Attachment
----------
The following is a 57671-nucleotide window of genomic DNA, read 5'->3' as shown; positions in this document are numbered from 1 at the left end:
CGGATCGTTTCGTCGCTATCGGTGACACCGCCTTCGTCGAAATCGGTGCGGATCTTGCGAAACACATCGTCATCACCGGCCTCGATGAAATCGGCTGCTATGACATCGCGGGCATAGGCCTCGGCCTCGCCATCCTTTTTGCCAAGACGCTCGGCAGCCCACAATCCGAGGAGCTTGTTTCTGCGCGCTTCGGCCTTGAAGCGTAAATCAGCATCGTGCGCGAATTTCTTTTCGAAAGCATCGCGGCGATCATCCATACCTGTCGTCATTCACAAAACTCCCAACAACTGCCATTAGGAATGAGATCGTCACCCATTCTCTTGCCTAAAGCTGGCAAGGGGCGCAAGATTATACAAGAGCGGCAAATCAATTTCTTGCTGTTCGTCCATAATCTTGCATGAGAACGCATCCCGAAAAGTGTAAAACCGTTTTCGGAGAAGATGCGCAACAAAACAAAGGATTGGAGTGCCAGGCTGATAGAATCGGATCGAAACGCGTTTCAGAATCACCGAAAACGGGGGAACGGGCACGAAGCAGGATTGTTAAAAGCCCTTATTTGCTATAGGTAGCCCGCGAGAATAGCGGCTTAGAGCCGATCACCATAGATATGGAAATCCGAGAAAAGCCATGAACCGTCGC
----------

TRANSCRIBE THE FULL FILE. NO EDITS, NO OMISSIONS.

The following is a 57671-nucleotide window of genomic DNA, read 5'->3' as shown; positions in this document are numbered from 1 at the left end:
CGGATCGTTTCGTCGCTATCGGTGACACCGCCTTCGTCGAAATCGGTGCGGATCTTGCGAAACACATCGTCATCACCGGCCTCGATGAAATCGGCTGCTATGACATCGCGGGCATAGGCCTCGGCCTCGCCATCCTTTTTGCCAAGACGCTCGGCAGCCCACAATCCGAGGAGCTTGTTTCTGCGCGCTTCGGCCTTGAAGCGTAAATCAGCATCGTGCGCGAATTTCTTTTCGAAAGCATCGCGGCGATCATCCATACCTGTCGTCATTCACAAAACTCCCAACAACTGCCATTAGGAATGAGATCGTCACCCATTCTCTTGCCTAAAGCTGGCAAGGGGCGCAAGATTATACAAGAGCGGCAAATCAATTTCTTGCTGTTCGTCCATAATCTTGCATGAGAACGCATCCCGAAAAGTGTAAAACCGTTTTCGGAGAAGATGCGCAACAAAACAAAGGATTGGAGTGCCAGGCTGATAGAATCGGATCGAAACGCGTTTCAGAATCACCGAAAACGGGGGAACGGGCACGAAGCAGGATTGTTAAAAGCCCTTATTTGCTATAGGTAGCCCGCGAGAATAGCGGCTTAGAGCCGATCACCATAGATATGGAAATCCGAGAAAAGCCATGAACCGTCGC